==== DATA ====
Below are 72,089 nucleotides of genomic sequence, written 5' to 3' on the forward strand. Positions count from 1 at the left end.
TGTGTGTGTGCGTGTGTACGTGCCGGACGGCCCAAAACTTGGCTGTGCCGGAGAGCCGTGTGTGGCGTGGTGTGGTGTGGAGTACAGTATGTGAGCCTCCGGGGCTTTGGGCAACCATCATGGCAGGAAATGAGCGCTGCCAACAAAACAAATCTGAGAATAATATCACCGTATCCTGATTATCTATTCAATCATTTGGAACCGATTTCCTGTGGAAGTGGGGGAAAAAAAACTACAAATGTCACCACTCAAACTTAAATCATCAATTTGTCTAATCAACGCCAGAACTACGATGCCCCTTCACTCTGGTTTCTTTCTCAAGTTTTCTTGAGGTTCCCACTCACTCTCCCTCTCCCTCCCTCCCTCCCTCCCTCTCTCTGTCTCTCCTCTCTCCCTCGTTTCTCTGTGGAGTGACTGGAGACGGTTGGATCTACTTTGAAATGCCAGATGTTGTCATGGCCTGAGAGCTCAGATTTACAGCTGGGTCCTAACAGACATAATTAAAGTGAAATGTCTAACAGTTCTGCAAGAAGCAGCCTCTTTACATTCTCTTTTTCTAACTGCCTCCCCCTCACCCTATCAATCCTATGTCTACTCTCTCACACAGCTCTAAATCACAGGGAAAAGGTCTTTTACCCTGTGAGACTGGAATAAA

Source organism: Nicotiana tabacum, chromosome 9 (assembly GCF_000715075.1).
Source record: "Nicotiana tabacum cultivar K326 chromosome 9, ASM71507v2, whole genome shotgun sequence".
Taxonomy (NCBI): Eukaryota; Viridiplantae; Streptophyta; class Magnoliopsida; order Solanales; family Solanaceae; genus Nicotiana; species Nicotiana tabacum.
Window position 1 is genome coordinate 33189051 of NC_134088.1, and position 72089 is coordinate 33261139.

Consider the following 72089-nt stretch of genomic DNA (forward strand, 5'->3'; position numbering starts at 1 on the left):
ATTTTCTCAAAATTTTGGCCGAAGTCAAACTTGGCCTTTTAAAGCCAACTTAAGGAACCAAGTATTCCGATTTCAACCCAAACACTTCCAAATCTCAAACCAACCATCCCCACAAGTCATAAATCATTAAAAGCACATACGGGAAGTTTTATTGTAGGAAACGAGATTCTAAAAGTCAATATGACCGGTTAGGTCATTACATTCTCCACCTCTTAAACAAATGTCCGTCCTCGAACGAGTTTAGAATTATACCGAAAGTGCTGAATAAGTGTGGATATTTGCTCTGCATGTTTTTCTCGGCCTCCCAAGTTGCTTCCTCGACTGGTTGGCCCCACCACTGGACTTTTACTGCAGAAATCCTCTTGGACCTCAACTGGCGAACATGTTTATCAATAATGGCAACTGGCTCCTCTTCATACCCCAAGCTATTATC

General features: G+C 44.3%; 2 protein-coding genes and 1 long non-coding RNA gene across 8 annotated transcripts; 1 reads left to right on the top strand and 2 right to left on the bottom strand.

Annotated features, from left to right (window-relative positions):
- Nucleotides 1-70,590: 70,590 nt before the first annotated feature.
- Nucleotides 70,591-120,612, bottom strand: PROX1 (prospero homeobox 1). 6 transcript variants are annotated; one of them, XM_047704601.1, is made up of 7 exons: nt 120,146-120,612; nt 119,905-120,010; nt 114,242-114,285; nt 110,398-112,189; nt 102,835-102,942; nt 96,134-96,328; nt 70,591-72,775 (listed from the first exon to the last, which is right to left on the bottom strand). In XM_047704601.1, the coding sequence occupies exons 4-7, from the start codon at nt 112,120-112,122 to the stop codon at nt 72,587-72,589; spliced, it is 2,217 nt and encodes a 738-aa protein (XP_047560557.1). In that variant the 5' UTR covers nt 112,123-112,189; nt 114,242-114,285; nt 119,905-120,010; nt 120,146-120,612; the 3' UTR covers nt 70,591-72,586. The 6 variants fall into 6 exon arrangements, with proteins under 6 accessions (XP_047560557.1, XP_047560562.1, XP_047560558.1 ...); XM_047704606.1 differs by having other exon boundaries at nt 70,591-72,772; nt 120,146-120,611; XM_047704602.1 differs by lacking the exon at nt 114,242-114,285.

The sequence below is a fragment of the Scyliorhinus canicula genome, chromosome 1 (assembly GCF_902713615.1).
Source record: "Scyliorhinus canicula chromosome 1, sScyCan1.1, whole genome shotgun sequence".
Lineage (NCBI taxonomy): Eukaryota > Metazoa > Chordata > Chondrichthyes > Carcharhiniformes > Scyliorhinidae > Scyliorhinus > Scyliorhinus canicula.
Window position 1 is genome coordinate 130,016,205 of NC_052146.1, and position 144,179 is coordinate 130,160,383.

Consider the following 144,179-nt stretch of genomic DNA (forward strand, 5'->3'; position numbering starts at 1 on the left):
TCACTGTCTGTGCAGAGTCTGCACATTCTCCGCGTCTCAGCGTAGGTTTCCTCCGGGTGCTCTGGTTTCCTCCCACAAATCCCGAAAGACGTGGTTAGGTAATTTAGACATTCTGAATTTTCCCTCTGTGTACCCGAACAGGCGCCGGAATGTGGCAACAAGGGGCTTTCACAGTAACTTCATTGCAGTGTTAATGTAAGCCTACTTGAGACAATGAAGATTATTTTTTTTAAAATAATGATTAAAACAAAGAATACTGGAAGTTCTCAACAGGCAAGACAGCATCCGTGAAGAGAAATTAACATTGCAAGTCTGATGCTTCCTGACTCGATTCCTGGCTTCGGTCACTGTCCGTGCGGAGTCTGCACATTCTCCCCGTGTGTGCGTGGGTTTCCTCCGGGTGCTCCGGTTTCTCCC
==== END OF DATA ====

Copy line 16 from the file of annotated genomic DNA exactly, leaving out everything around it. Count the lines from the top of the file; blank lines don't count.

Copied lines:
Window position 1 is genome coordinate 130,016,205 of NC_052146.1, and position 144,179 is coordinate 130,160,383.